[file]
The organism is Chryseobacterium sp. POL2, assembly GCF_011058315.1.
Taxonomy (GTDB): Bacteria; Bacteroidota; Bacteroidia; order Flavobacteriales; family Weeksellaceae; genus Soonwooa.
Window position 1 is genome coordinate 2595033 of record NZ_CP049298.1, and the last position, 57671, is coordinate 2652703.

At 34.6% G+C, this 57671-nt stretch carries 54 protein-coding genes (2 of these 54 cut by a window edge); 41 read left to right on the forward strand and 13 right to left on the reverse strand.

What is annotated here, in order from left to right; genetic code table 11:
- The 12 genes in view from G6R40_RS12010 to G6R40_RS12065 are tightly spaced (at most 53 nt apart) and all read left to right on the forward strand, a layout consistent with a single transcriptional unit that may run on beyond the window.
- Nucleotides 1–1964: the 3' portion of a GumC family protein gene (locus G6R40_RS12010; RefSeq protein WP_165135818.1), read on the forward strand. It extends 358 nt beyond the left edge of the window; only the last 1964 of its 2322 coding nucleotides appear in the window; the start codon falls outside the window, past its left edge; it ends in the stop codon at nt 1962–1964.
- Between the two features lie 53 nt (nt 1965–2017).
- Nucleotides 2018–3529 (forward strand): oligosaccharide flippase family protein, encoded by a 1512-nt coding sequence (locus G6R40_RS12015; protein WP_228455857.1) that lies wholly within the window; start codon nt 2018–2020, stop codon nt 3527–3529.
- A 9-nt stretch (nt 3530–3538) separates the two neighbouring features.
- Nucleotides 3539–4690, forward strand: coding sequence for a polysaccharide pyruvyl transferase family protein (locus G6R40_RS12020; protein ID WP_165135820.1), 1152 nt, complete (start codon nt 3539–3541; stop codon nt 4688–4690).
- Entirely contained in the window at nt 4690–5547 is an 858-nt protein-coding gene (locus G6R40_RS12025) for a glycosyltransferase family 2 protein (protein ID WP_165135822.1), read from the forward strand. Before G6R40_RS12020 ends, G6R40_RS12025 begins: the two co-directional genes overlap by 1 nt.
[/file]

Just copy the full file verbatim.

The organism is Chryseobacterium sp. POL2, assembly GCF_011058315.1.
Taxonomy (GTDB): Bacteria; Bacteroidota; Bacteroidia; order Flavobacteriales; family Weeksellaceae; genus Soonwooa.
Window position 1 is genome coordinate 2595033 of record NZ_CP049298.1, and the last position, 57671, is coordinate 2652703.

At 34.6% G+C, this 57671-nt stretch carries 54 protein-coding genes (2 of these 54 cut by a window edge); 41 read left to right on the forward strand and 13 right to left on the reverse strand.

What is annotated here, in order from left to right; genetic code table 11:
- The 12 genes in view from G6R40_RS12010 to G6R40_RS12065 are tightly spaced (at most 53 nt apart) and all read left to right on the forward strand, a layout consistent with a single transcriptional unit that may run on beyond the window.
- Nucleotides 1–1964: the 3' portion of a GumC family protein gene (locus G6R40_RS12010; RefSeq protein WP_165135818.1), read on the forward strand. It extends 358 nt beyond the left edge of the window; only the last 1964 of its 2322 coding nucleotides appear in the window; the start codon falls outside the window, past its left edge; it ends in the stop codon at nt 1962–1964.
- Between the two features lie 53 nt (nt 1965–2017).
- Nucleotides 2018–3529 (forward strand): oligosaccharide flippase family protein, encoded by a 1512-nt coding sequence (locus G6R40_RS12015; protein WP_228455857.1) that lies wholly within the window; start codon nt 2018–2020, stop codon nt 3527–3529.
- A 9-nt stretch (nt 3530–3538) separates the two neighbouring features.
- Nucleotides 3539–4690, forward strand: coding sequence for a polysaccharide pyruvyl transferase family protein (locus G6R40_RS12020; protein ID WP_165135820.1), 1152 nt, complete (start codon nt 3539–3541; stop codon nt 4688–4690).
- Entirely contained in the window at nt 4690–5547 is an 858-nt protein-coding gene (locus G6R40_RS12025) for a glycosyltransferase family 2 protein (protein ID WP_165135822.1), read from the forward strand. Before G6R40_RS12020 ends, G6R40_RS12025 begins: the two co-directional genes overlap by 1 nt.